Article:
Is there a biological basis for apathy?

Is there a biological basis for apathy?

Does reading the rest of this article feel like too much work? If so, your apathy may be down to specific brain differences, according to a team of researchers from Oxford University in the UK.

Apathy may be down to specific differences in the pre-motor cortex, according to the new study.

The study, led by Prof. Masud Husain and funded by The Wellcome Trust, is published in the journal Cerebral Cortex.

Though apathy is traditionally viewed as an attitude or outlook, the neuroscientists say their results suggest it is actually biology that may be to blame.

They wanted to study young, healthy people to see if there were any observable brain differences in those classed as "motivated," versus those who are apathetic.

Prof. Husain explains that after some patients have a stroke or face Alzheimer's disease, they can become "pathologically apathetic."

"Many such patients can be physically capable," he says. "Yet they can become so demotivated they won't be bothered to care for themselves, even though they're not depressed."

He and his team decided to study healthy people to determine whether there were any brain differences that could underpin apathy.

For their study, a total of 40 volunteers completed a questionnaire that the researchers used to score their motivation. Then, the participants played a game where they were made offers with different reward levels and physical effort involved in winning the reward.

'Apathetic brains have to make more effort'

The researchers explain that, as predicted, the participants usually accepted the offers with high rewards and low effort. However, the low rewards requiring high effort were not accepted as often.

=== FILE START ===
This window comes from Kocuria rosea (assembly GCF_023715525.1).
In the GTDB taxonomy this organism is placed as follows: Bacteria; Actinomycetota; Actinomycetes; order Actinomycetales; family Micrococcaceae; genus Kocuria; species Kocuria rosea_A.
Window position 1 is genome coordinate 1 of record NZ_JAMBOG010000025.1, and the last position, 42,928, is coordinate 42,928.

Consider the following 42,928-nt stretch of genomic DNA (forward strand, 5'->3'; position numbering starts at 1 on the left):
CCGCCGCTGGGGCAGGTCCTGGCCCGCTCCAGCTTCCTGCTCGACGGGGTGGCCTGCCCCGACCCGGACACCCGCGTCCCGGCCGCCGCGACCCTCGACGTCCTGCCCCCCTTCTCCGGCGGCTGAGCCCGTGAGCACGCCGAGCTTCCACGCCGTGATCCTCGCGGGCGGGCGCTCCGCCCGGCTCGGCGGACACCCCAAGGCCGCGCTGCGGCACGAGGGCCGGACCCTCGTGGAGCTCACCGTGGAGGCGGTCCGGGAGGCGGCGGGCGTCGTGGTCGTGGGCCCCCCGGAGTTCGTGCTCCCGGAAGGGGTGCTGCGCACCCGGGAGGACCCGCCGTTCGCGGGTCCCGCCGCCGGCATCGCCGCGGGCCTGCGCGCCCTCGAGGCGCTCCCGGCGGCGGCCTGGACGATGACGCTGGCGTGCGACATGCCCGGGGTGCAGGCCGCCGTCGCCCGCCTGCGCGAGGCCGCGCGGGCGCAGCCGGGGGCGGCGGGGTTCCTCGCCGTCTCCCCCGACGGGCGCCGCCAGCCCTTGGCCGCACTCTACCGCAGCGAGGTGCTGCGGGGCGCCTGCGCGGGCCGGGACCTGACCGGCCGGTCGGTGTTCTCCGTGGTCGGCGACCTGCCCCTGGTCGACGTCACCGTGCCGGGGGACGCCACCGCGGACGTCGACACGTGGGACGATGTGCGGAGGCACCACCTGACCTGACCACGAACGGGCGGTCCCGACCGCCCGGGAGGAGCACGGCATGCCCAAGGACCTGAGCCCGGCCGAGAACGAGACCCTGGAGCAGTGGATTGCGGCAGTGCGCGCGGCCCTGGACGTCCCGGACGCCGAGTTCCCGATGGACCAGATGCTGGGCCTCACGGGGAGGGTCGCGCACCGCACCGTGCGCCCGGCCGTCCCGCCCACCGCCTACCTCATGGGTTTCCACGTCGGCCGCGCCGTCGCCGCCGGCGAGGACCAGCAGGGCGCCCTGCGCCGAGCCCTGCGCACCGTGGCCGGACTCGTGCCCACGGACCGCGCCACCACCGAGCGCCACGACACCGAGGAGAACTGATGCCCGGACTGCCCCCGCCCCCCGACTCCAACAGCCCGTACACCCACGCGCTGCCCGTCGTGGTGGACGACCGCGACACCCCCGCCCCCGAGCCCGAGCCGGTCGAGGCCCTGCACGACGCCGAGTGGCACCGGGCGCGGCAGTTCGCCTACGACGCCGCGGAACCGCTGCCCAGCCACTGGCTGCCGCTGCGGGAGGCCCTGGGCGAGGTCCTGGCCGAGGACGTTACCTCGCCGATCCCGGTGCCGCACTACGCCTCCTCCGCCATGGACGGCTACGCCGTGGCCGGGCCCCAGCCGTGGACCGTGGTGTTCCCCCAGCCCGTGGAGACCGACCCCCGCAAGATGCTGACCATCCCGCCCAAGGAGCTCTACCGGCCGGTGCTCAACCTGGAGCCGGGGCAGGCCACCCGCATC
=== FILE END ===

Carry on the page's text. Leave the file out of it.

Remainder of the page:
Next, the study participants played the game in an MRI machine while the researchers analyzed their brains.

Interestingly, although the apathetic people were less likely to accept the offers requiring a lot of effort, one brain area in particular showed more activity than in the motivated participants: the pre-motor cortex. This brain area is involved in taking actions and activates just before other brain areas that control movement do.

The brain scans revealed that in more apathetic people, the pre-motor cortex was more active when they chose to take an offer than it was in the motivated participants.

Prof. Husain explains that this was the opposite of what he and his team expected; they anticipated less activity in apathetic people since they were less likely to accept the choices requiring effort, but this was not the case.

"We thought that this might be because their brain structure is less efficient, so it's more of an effort for apathetic people to turn decisions into actions," he says, adding:

Using our brain scanning techniques, we found that connections in the front part of the brains of apathetic people are less effective. The brain uses around a fifth of the energy you're burning each day. If it takes more energy to plan an action, it becomes more costly for apathetic people to make actions. Their brains have to make more effort."

He and his team say that to their knowledge, this is the first evidence of a biological basis for apathy. However, they add that their findings do not account for apathy in everyone, but rather, they provide more information about brain processes involved in "normal motivation."

The findings also shed light on how patients with "pathological conditions of extreme apathy" may be helped.

"These findings reveal that effort sensitivity and translations of intentions into actions might make a critical contribution to behavioral apathy," the researchers conclude.

If you are an apathetic person and have made it to the end of this article, well done. As a reward for your effort, here is an article on the scientific explanation of puppy dog eyes.

Bystander effect | Behavior | MCAT | Khan Academy (Video Medical And Professional 2020).

Section Issues On Medicine: Medical practice